Thanks - it will be the first winter in this location so I expect surprises. The laser has its own room. I suppose I'll need to add glycol to the water circuit and/or a heater inside the machine to keep the tube at a correct temperature later on.
For some reason the good people at the CNC forum never answered my ventilation questions so I'm happy to get some input here  :).

Stone

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Re: Laser cutter ventilation dimensioning
« Reply #6 on: November 16, 2017, 09:17:47 PM »
If you can pick up a warmer/chiller unit to keep your laser tubes water at the proper temperature, I doubt you'll have much problem. If you're venting outside, consider adding a "blast gate" to your ducting so you can keep outside air from coming inside when the laser is not in use.

EBay has proven to be a good source for water bath stabilizing units for me in the past (used for keeping photography chemistry at the right temperature), not sure if things would/could be different in the EU, as I'm in the states. IDK if glycol would be necessary if the laser room is kept at a stable enough temperature 24hrs/day through the cold winter months.

-Dan

WhiskeyTwoFour

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Re: Laser cutter ventilation dimensioning
« Reply #7 on: November 17, 2017, 10:09:12 AM »
What's the flow on the 1100Pa fan?

Bootcat

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Re: Laser cutter ventilation dimensioning
« Reply #8 on: November 28, 2017, 12:46:41 AM »
No idea..

WhiskeyTwoFour

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Re: Laser cutter ventilation dimensioning
« Reply #9 on: November 29, 2017, 05:25:43 PM »
No idea..

***ALWAYS CONSULT THE MANUFACTURER(S) FOR YOUR APPLICATION***

Pressure (Pa, mbar, PSI, etc) and flow (CFM, m^3/hr, liters/min, etc), for this discussion, are meaningless without each other.

If you're looking to flatten a sheet against the cutting table, maximum flow and pressure is good a start.  Of significant importance too is optimizing and sealing ductwork internally and externally.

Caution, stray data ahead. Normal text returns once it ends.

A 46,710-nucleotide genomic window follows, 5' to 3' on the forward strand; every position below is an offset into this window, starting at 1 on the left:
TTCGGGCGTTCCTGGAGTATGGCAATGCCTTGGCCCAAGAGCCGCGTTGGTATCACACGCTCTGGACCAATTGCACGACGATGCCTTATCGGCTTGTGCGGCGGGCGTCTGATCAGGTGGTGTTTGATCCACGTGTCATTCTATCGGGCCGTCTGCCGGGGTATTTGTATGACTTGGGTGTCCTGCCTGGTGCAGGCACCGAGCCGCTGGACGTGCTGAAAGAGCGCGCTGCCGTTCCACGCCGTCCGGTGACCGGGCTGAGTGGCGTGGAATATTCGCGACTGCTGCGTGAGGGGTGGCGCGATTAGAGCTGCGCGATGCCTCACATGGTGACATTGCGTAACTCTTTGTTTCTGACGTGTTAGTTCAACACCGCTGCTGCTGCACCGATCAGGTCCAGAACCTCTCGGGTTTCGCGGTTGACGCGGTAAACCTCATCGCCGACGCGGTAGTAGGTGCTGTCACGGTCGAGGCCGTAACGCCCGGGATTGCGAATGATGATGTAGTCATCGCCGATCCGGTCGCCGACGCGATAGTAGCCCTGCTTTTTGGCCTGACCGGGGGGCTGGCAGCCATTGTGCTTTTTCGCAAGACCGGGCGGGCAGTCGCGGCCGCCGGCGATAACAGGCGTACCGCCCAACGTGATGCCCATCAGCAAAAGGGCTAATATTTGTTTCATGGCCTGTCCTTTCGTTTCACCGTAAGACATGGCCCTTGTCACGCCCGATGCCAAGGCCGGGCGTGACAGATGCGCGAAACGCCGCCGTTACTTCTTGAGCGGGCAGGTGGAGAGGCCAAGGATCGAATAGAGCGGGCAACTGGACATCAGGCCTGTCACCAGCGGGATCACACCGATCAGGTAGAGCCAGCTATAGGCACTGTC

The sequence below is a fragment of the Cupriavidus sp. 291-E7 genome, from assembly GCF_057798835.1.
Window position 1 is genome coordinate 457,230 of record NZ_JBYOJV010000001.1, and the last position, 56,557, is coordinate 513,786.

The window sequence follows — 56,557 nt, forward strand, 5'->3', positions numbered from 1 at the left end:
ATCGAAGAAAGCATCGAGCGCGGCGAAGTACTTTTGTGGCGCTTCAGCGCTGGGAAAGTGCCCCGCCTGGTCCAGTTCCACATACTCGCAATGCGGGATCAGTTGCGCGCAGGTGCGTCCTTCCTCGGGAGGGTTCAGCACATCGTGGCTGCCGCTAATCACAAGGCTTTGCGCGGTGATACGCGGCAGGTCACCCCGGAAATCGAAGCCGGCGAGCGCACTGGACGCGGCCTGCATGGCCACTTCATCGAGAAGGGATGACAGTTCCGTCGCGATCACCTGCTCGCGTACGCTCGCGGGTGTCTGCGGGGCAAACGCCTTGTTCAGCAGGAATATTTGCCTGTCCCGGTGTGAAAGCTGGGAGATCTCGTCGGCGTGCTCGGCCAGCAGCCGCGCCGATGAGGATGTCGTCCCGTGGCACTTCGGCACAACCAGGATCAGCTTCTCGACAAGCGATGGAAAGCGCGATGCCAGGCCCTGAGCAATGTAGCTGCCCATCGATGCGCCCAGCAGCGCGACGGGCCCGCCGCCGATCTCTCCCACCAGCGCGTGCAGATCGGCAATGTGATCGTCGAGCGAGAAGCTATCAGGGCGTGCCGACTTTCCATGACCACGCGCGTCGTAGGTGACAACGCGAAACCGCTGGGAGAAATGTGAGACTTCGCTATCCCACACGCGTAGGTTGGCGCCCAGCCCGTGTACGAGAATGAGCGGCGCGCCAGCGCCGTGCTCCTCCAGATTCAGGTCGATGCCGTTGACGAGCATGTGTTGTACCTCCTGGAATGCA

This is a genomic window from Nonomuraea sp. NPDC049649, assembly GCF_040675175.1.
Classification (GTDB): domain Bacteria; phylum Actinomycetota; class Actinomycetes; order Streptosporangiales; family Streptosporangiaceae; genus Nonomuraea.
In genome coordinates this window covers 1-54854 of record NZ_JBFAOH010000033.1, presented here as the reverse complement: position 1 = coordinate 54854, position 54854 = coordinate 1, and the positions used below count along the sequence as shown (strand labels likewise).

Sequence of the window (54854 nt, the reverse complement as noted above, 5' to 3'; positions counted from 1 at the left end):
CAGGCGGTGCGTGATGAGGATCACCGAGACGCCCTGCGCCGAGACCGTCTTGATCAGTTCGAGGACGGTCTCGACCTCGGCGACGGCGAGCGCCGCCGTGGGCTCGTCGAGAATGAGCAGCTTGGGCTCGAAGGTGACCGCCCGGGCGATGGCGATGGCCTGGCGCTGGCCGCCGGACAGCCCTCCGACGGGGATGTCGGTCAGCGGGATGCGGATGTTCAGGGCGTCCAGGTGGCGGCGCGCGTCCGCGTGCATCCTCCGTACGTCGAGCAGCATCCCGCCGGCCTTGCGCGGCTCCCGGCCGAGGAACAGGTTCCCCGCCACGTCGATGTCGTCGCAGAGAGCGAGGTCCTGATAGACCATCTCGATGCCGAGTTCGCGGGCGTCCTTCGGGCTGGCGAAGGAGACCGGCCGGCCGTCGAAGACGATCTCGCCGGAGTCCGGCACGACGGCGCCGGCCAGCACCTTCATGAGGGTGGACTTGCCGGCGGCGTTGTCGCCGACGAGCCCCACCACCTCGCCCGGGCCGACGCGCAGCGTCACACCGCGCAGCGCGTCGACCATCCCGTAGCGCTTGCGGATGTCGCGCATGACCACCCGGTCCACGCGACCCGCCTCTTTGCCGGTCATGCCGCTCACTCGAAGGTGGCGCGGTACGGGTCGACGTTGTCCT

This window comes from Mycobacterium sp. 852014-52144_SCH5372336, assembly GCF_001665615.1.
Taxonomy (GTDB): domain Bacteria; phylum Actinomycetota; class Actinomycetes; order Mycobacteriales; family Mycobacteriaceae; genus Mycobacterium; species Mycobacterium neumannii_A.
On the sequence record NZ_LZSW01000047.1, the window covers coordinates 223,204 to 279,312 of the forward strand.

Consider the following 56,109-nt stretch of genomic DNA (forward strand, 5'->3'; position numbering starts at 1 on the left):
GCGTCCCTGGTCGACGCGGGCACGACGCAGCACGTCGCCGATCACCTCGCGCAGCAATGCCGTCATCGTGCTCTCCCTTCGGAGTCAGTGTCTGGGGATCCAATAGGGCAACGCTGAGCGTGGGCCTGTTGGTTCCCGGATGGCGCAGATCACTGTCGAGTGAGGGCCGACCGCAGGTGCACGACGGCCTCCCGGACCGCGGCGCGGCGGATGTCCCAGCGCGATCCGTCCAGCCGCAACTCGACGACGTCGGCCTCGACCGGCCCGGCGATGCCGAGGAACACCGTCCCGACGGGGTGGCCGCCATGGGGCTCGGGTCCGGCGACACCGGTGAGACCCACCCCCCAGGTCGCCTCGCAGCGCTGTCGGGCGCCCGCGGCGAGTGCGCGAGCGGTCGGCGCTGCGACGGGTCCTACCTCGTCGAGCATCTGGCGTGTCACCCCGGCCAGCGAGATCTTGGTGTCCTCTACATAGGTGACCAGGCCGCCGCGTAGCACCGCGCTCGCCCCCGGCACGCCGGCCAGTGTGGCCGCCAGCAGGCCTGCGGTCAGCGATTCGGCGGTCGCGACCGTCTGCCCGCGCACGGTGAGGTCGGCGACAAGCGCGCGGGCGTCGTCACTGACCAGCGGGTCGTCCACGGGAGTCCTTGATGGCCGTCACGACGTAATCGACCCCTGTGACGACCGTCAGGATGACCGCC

An Oracle iQ is rated at 96mbar (9600pa) and 380m^3/hr (223CFM).  For a 600mm / 24in class laser, that's on the weaker side for fume extraction and probably won't offer enough suction for flattening much of anything.

On a 60" / 1600mm cabinet class laser, 1275m^3/hr (750CFM) at 100mbar (10,000pa) would be the minimum for me to feel safer with fume extraction.  That's in a space with good airflow and high ceilings.  In an enclosed space, I'd prefer a minimum of 1000CFM (1700m^3/hr) at 100mbar (10,000pa).  For consistent flattening force, it may require more.

Remember that even if enough suction force is present to flatten the sheet, parts may curl as they're cut.  The sheet will be less airtight against the table.  Then the rest of the uncut sheet curls again.

Have you checked with a distributor to see if they offer varying grades of flatness?

Have you considered a clicker press?  Lasers are definitely not the cutting solution for every application.

***ALWAYS CONSULT THE MANUFACTURER(S) FOR YOUR APPLICATION***

Bootcat

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Re: Laser cutter ventilation dimensioning
« Reply #10 on: November 30, 2017, 02:29:00 AM »
I'm currently consulting with BOFA distributors about the best system to use. Was initially looking at an Oracle SA or Oracle iQ - with your data above I'll ask whether it's enough.
I've asked the current blower manufacturer about the detailed specs to have a baseline.
The sealing work is done already.